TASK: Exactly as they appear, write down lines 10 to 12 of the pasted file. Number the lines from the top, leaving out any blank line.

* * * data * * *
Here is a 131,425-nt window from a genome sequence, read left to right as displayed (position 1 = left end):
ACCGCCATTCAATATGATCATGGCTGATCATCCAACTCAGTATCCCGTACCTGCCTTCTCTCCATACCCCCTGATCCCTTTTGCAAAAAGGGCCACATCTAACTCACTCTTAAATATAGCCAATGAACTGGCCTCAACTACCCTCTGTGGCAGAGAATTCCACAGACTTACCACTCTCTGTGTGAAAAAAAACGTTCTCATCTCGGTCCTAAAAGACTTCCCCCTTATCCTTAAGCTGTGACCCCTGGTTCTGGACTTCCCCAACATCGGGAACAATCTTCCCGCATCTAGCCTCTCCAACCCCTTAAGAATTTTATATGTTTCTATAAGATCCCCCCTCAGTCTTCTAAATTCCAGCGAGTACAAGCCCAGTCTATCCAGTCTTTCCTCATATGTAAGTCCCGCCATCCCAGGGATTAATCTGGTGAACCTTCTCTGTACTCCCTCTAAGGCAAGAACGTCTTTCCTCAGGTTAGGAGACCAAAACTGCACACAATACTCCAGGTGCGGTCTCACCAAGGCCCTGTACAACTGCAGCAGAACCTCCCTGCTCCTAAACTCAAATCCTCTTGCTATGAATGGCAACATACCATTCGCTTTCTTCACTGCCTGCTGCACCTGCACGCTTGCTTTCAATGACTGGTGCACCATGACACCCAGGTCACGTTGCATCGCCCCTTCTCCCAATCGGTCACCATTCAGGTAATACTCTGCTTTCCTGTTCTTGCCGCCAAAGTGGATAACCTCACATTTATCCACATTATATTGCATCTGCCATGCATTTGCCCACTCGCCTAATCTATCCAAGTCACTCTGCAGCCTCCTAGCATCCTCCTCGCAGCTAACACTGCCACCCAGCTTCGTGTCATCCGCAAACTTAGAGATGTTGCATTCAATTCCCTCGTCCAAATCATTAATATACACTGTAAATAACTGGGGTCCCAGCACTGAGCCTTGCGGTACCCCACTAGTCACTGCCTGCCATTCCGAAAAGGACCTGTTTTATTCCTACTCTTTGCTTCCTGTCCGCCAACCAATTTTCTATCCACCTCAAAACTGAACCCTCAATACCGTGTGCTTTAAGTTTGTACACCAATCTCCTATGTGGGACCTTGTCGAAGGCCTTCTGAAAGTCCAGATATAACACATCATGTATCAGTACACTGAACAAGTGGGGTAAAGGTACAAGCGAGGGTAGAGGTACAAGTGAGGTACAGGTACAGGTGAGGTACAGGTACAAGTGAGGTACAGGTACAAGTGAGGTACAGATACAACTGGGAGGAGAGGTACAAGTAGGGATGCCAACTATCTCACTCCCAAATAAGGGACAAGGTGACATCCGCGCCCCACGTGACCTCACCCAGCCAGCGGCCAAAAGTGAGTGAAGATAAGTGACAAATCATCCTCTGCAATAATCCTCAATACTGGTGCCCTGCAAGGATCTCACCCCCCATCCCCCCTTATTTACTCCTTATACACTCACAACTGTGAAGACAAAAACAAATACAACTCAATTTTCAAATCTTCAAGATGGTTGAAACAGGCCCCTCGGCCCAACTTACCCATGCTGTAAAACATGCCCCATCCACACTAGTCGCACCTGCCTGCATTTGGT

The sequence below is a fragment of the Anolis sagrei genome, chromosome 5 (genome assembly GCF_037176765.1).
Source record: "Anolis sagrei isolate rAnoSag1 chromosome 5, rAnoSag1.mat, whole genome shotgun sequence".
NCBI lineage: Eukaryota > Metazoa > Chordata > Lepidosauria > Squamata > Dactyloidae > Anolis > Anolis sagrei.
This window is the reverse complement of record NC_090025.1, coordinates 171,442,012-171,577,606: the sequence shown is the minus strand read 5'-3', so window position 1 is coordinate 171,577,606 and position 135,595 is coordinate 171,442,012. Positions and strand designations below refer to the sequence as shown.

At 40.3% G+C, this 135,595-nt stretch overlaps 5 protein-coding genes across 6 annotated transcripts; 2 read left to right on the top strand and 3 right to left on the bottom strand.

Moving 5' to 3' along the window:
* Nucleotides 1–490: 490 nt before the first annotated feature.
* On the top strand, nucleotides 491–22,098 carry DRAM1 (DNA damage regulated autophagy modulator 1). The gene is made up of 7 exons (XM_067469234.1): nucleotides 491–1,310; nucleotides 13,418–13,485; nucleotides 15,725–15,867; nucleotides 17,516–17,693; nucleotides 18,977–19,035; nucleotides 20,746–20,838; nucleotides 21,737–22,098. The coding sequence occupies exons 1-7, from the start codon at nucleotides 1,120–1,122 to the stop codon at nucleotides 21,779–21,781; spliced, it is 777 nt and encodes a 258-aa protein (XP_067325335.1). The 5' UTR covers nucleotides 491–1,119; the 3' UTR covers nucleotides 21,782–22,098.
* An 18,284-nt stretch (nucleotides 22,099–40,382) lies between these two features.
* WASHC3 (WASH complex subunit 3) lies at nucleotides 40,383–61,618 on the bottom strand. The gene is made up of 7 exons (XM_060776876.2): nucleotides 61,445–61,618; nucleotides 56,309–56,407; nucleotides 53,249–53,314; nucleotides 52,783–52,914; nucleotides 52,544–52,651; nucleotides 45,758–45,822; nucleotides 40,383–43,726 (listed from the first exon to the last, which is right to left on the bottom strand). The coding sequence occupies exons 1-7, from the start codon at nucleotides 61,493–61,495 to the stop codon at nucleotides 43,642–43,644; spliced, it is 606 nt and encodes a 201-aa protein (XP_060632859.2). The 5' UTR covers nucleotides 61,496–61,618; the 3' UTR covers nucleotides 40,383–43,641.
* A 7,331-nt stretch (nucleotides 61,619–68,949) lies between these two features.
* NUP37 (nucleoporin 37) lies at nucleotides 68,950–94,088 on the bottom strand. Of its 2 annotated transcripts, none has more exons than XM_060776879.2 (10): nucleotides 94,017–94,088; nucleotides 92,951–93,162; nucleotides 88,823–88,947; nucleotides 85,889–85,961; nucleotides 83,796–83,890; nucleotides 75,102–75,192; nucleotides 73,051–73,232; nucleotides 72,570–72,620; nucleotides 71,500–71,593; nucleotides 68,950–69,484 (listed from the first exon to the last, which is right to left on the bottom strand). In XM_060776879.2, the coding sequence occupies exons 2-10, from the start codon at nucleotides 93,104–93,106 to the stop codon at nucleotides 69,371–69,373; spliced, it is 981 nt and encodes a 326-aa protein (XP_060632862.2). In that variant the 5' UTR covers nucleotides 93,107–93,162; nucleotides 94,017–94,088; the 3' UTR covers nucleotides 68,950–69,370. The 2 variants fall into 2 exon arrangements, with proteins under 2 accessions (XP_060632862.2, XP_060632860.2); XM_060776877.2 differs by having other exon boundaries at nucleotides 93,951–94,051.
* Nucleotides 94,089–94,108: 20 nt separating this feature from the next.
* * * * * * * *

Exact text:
* On the top strand, nucleotides 491–22,098 carry DRAM1 (DNA damage regulated autophagy modulator 1). The gene is made up of 7 exons (XM_067469234.1): nucleotides 491–1,310; nucleotides 13,418–13,485; nucleotides 15,725–15,867; nucleotides 17,516–17,693; nucleotides 18,977–19,035; nucleotides 20,746–20,838; nucleotides 21,737–22,098. The coding sequence occupies exons 1-7, from the start codon at nucleotides 1,120–1,122 to the stop codon at nucleotides 21,779–21,781; spliced, it is 777 nt and encodes a 258-aa protein (XP_067325335.1). The 5' UTR covers nucleotides 491–1,119; the 3' UTR covers nucleotides 21,782–22,098.
* An 18,284-nt stretch (nucleotides 22,099–40,382) lies between these two features.
* WASHC3 (WASH complex subunit 3) lies at nucleotides 40,383–61,618 on the bottom strand. The gene is made up of 7 exons (XM_060776876.2): nucleotides 61,445–61,618; nucleotides 56,309–56,407; nucleotides 53,249–53,314; nucleotides 52,783–52,914; nucleotides 52,544–52,651; nucleotides 45,758–45,822; nucleotides 40,383–43,726 (listed from the first exon to the last, which is right to left on the bottom strand). The coding sequence occupies exons 1-7, from the start codon at nucleotides 61,493–61,495 to the stop codon at nucleotides 43,642–43,644; spliced, it is 606 nt and encodes a 201-aa protein (XP_060632859.2). The 5' UTR covers nucleotides 61,496–61,618; the 3' UTR covers nucleotides 40,383–43,641.